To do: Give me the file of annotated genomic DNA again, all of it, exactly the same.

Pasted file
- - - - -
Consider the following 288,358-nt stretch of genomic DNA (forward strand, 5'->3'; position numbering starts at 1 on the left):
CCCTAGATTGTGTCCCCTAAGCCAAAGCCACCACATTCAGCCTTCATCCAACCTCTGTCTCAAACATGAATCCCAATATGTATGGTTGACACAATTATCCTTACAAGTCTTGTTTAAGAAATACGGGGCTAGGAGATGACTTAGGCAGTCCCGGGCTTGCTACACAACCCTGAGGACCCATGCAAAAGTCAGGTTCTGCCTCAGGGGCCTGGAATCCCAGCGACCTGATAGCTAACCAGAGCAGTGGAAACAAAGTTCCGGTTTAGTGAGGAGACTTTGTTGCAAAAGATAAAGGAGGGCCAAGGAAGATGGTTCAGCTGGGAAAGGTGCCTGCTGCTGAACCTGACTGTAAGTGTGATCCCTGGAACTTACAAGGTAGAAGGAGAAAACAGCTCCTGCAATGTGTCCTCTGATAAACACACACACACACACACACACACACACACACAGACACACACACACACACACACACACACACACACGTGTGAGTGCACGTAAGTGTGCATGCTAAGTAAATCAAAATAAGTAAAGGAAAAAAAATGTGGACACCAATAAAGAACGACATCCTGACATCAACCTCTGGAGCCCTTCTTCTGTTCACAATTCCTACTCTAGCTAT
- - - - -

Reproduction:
Consider the following 288,358-nt stretch of genomic DNA (forward strand, 5'->3'; position numbering starts at 1 on the left):
CCCTAGATTGTGTCCCCTAAGCCAAAGCCACCACATTCAGCCTTCATCCAACCTCTGTCTCAAACATGAATCCCAATATGTATGGTTGACACAATTATCCTTACAAGTCTTGTTTAAGAAATACGGGGCTAGGAGATGACTTAGGCAGTCCCGGGCTTGCTACACAACCCTGAGGACCCATGCAAAAGTCAGGTTCTGCCTCAGGGGCCTGGAATCCCAGCGACCTGATAGCTAACCAGAGCAGTGGAAACAAAGTTCCGGTTTAGTGAGGAGACTTTGTTGCAAAAGATAAAGGAGGGCCAAGGAAGATGGTTCAGCTGGGAAAGGTGCCTGCTGCTGAACCTGACTGTAAGTGTGATCCCTGGAACTTACAAGGTAGAAGGAGAAAACAGCTCCTGCAATGTGTCCTCTGATAAACACACACACACACACACACACACACACACACAGACACACACACACACACACACACACACACACACGTGTGAGTGCACGTAAGTGTGCATGCTAAGTAAATCAAAATAAGTAAAGGAAAAAAAATGTGGACACCAATAAAGAACGACATCCTGACATCAACCTCTGGAGCCCTTCTTCTGTTCACAATTCCTACTCTAGCTAT